- Report all significant water losses (broken pipes, open hydrants, etc.) to property owners or local authorities.
- Try to do one thing each day that will result in a savings of water.
Around the House
- Be aware of and follow all water conservation and restrictions.
- Check all faucets in your home for leaks. A slow drip can waste as much as 15-20 gallons a day. A simple repair can save nearly 6,000 gallons of water a year.
- Insulate hot water pipes and the water heater. Insulation will reduce the time it takes for hot water to reach the tap ultimately reducing water waste while waiting for it to heat up.
- Never pour water down the drain that can be used to water plants.
In the Kitchen
- Run the dishwater and washing machine only when there is a full load to make best use of water, energy and detergent. A full dishwasher is more water efficient than washing the same load by hand—and by some calculations uses 50% less water per dish than washing by hand.
- Use the "light wash" feature if available to use less water.
- Reduce the amount of rinsing you do before loading the dishwasher. Most modern dishwashers do an excellent job cleaning dishes and pots and pans without extensive rinsing.
- Purchase high efficiency appliances when replacing dishwashers and washing machines.
- Do not run the water at a stronger rate or for a longer period of time than necessary when washing dishes by hand.
- Keep a pitcher of water in the refrigerator for cool drinking water, rather than running the faucet until the water turns cool each time you want a drink.
- Use the garbage disposal sparingly. Compost food wastes instead.
- Use a pan of water rather than running water to clean vegetables. This water can be used to water houseplants.
- Do not use running water to thaw meat or other frozen foods. Defrost overnight in the refrigerator, or by using the defrost setting on your microwave.
- Consider installing an instant water heater on your kitchen sink so you don't have to let the water run while it heats up. This will reduce heating costs for your household.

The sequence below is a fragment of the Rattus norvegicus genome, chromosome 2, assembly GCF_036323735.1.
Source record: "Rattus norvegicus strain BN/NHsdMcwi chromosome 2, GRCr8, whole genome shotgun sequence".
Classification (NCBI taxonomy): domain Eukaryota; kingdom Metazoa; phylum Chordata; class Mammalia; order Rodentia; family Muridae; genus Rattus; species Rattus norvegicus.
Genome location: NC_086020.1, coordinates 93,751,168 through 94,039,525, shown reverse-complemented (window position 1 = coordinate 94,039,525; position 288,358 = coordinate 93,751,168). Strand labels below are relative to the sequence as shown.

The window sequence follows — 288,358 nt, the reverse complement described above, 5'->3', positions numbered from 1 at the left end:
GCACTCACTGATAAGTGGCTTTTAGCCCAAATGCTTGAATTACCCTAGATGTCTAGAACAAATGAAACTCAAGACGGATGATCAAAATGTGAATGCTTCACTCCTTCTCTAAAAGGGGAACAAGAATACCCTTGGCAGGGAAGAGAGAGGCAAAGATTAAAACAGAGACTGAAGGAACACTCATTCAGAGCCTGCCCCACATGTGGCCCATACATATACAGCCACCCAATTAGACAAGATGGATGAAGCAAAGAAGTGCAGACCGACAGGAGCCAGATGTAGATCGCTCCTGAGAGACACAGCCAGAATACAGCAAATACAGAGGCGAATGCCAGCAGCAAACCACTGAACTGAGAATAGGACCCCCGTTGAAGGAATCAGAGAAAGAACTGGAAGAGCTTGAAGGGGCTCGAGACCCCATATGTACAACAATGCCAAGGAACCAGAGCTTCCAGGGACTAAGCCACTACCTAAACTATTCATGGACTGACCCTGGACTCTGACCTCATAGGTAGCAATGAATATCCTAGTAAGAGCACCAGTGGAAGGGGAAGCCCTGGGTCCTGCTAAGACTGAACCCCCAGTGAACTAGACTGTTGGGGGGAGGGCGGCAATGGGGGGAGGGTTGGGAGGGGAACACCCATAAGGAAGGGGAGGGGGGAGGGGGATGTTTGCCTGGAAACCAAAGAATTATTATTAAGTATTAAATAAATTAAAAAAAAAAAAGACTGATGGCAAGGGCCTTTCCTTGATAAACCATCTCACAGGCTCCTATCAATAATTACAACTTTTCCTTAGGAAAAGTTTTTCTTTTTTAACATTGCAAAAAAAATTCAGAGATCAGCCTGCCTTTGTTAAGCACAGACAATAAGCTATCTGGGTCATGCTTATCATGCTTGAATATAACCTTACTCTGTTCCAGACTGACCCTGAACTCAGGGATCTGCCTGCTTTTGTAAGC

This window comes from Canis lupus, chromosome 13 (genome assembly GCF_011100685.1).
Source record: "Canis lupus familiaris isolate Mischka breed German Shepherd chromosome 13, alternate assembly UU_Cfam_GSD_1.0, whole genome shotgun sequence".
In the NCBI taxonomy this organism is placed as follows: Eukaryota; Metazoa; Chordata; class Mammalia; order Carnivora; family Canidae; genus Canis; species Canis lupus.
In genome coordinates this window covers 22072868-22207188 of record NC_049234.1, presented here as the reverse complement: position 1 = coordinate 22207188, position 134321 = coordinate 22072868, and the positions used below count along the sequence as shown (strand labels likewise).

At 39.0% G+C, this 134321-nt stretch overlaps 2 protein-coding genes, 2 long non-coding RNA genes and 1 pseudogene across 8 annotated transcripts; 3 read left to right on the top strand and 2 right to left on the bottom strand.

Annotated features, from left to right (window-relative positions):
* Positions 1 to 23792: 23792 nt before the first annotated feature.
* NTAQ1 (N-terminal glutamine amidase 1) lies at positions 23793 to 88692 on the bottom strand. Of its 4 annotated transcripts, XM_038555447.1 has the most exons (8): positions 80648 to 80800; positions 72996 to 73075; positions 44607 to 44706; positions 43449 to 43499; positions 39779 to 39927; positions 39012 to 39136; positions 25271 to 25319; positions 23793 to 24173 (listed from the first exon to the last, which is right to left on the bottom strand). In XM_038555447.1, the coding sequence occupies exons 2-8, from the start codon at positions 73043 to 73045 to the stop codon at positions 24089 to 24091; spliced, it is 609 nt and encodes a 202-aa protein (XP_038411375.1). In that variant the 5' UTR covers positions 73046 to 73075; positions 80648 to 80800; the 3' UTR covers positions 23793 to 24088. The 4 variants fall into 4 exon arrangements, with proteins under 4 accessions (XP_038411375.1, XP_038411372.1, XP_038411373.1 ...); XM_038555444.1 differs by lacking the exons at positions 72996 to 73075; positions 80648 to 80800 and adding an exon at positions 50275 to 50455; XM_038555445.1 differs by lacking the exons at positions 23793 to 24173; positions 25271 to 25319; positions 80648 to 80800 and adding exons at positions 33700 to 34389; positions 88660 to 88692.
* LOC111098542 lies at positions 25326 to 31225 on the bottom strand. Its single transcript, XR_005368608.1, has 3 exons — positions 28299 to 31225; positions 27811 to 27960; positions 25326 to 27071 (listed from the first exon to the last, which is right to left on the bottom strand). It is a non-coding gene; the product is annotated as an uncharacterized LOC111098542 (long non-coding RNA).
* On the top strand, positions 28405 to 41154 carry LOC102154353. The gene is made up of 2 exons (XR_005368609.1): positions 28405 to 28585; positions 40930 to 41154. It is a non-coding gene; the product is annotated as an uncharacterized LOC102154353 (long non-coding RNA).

- Operate automatic clothes washers only when they are fully loaded or set the water level for the size of your load.
In the Bathroom
- Turn off the water while brushing your teeth and shaving and save more than 5 gallons of water a day.
- Take a quick shower rather than a bath and save an average of 20 gallons of water.
- Install a low-flow showerhead.
- Don't shower too long or fill the tub too full. Limit showers to five minutes and the amount of water to five inches. Try a "Navy" shower; get wet, turn off the water, soap and scrub, then turn the water on to rinse.
- Check your toilet for leaks by placing a few drops of food coloring in the tank. If after 15 minutes the dye shows up in the bowl, the toilet has a leak. Leaking toilets can be repaired by replacing the flapper.
- Replace old toilets (installed prior to 1994) with more efficient low flow models to potentially save 7,900 to 21,700 gallons per year.
- Reduce the amount of water used by an older toilet by placing a one gallon plastic jug of water, or two one quart bottles, in the tank to displace toilet flows to save over 1,000 gallons of water per person per year.
- Avoid unnecessary flushing. Dispose of tissues, insects, and other similar waste in the trash rather than the toilet.
- If the toilet flush handle frequently sticks in the flush position, letting water run constantly, replace or adjust it.
- Replace your showerhead with an ultra-low-flow version.
- Place a bucket in the shower to catch excess water for watering plants.
- Don't let the water run while brushing your teeth, washing your face or shaving.
Water savings tips from the Georgia Emergency Management Agency and the American Red Cross.
Want to Learn More?
To learn more about Georgia Tech's conservation efforts and programs, please contact:
Director of Public Relations
Contact Lisa Grovenstein